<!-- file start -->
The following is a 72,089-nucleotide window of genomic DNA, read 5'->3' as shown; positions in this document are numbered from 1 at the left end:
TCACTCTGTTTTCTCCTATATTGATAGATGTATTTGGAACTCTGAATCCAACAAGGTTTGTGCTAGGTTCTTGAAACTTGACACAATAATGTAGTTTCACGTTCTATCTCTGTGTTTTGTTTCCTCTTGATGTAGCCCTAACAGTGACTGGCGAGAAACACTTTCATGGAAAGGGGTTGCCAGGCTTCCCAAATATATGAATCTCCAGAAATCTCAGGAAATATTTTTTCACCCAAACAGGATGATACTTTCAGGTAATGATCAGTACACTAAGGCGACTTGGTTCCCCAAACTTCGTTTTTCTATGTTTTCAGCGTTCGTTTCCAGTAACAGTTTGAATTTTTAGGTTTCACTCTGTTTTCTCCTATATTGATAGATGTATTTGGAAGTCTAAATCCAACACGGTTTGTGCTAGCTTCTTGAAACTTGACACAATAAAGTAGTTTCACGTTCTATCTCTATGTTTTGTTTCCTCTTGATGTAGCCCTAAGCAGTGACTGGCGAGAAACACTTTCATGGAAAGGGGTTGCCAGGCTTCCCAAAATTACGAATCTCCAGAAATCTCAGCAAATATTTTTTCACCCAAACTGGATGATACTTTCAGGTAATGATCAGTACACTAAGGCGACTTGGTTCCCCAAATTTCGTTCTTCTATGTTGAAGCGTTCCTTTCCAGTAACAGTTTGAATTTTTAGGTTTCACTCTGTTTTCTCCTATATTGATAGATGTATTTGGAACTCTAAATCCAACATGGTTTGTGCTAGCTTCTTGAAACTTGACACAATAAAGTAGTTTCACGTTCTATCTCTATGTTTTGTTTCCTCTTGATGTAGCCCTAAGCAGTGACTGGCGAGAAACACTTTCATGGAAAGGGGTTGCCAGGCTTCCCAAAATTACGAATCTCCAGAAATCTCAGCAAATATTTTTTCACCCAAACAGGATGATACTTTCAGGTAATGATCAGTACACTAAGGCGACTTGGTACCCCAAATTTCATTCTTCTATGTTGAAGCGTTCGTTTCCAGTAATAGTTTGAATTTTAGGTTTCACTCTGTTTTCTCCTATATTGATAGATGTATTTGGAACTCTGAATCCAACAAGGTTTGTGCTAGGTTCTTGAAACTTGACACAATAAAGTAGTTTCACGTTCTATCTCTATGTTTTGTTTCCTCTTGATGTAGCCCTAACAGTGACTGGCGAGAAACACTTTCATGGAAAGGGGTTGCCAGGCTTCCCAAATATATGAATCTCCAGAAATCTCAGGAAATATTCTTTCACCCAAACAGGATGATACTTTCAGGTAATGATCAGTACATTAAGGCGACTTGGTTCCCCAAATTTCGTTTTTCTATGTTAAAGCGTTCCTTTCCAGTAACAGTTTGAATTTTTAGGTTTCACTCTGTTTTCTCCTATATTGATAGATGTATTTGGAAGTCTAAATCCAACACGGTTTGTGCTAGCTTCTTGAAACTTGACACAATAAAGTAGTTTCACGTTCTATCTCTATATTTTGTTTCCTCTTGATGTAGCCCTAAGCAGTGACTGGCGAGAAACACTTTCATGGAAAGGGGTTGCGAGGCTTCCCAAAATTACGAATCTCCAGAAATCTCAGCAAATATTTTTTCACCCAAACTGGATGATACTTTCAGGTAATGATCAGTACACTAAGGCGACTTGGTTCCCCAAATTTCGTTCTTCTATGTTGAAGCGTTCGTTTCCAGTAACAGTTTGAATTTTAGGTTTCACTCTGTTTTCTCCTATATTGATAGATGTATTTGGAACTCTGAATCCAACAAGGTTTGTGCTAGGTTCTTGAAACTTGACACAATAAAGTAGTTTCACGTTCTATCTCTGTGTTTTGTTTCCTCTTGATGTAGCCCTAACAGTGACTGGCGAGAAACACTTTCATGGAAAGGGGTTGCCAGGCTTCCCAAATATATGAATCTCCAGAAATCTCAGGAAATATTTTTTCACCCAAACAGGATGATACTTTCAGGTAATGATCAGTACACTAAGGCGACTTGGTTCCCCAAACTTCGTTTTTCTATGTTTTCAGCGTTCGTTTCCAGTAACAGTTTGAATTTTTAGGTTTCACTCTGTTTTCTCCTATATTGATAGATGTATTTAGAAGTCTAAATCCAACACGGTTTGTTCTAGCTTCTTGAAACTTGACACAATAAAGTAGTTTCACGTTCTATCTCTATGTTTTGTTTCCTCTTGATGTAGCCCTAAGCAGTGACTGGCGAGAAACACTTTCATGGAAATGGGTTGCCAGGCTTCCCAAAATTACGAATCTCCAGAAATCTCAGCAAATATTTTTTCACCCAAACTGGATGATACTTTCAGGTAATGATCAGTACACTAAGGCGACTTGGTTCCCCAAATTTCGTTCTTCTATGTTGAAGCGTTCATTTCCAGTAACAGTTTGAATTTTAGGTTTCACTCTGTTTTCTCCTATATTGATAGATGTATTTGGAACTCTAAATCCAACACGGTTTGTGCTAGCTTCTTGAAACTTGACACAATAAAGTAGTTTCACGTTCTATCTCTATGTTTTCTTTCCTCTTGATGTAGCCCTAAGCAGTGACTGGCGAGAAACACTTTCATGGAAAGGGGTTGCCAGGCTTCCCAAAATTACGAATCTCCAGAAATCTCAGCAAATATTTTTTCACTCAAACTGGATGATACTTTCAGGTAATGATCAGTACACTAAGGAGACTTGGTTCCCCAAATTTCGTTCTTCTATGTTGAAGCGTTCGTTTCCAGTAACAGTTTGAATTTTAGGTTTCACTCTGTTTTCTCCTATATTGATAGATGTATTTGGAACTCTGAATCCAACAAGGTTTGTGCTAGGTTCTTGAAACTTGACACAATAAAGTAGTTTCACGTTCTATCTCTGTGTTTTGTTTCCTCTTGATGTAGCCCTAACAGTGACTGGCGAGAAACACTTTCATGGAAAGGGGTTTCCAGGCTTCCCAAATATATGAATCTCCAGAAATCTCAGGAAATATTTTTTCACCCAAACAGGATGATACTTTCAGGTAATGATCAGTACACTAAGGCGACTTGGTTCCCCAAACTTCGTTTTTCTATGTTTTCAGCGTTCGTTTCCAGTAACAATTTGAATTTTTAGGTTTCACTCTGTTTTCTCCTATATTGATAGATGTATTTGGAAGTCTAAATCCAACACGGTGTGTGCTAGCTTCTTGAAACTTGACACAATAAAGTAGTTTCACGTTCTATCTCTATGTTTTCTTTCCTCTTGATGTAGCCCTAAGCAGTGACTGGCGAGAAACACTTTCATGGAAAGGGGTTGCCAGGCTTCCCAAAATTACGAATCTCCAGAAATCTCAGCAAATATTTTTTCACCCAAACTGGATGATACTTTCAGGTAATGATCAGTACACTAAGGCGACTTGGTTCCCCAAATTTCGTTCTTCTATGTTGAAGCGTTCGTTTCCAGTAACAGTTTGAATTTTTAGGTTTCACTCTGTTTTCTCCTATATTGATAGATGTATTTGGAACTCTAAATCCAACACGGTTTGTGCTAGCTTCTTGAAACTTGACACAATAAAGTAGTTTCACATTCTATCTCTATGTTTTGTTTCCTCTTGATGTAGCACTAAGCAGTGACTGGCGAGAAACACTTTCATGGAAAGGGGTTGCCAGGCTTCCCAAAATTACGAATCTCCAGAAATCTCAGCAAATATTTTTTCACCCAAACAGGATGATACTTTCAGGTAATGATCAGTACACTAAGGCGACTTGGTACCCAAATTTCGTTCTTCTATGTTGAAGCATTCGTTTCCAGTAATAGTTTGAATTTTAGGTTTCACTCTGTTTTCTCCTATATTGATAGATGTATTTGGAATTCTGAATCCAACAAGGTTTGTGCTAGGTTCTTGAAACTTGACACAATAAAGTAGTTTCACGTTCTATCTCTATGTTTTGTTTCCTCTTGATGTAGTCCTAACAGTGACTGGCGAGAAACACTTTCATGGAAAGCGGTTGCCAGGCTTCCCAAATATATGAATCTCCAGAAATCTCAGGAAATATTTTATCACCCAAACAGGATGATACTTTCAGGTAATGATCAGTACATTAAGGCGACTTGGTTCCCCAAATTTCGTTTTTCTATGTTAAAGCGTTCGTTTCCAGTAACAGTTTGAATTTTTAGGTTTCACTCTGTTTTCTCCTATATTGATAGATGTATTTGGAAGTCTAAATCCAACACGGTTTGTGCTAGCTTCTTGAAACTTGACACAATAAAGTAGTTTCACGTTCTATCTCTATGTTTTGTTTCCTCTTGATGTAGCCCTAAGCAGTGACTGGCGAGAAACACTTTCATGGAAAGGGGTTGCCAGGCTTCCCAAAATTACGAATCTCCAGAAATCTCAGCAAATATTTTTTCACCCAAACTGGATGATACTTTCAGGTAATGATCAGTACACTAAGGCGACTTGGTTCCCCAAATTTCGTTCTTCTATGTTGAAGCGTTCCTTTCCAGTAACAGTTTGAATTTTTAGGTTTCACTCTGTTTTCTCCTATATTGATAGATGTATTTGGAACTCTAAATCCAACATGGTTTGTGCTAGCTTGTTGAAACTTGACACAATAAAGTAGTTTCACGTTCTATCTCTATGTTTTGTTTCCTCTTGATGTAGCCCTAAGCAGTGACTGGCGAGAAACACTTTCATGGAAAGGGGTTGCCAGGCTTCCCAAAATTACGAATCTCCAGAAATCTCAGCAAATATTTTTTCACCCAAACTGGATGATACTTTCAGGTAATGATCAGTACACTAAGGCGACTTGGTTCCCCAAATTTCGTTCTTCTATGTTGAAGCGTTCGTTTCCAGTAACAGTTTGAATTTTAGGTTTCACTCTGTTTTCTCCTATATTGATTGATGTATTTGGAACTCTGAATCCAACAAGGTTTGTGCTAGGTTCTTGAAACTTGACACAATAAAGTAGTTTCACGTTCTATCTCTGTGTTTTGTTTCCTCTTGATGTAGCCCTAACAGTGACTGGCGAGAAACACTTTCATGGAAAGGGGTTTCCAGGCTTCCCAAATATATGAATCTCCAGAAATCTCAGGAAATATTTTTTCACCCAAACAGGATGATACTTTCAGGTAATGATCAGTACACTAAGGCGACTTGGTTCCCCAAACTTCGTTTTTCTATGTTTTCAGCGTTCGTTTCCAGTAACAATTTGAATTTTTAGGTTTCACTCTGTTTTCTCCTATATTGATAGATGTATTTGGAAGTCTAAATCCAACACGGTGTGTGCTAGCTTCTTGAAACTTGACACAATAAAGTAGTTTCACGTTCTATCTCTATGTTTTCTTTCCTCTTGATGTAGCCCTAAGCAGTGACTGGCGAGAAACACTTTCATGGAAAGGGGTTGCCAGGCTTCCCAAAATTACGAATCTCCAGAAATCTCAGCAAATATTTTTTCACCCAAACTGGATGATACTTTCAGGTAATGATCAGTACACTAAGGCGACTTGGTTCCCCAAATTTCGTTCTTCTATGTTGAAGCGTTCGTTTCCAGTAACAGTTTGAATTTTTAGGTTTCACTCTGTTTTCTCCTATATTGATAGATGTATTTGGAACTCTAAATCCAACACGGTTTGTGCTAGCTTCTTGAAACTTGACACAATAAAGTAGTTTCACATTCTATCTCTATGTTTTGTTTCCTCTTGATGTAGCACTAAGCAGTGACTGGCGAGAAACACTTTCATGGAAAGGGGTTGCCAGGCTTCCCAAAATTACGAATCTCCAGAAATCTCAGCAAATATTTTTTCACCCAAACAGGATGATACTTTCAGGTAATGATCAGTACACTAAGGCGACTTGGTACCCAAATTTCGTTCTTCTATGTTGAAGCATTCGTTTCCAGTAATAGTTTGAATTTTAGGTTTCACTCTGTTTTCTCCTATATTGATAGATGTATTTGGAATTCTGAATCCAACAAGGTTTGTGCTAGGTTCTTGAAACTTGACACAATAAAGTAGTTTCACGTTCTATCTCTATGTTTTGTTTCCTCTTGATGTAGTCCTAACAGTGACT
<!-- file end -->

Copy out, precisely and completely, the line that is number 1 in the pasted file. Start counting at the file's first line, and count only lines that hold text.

The following is a 72,089-nucleotide window of genomic DNA, read 5'->3' as shown; positions in this document are numbered from 1 at the left end: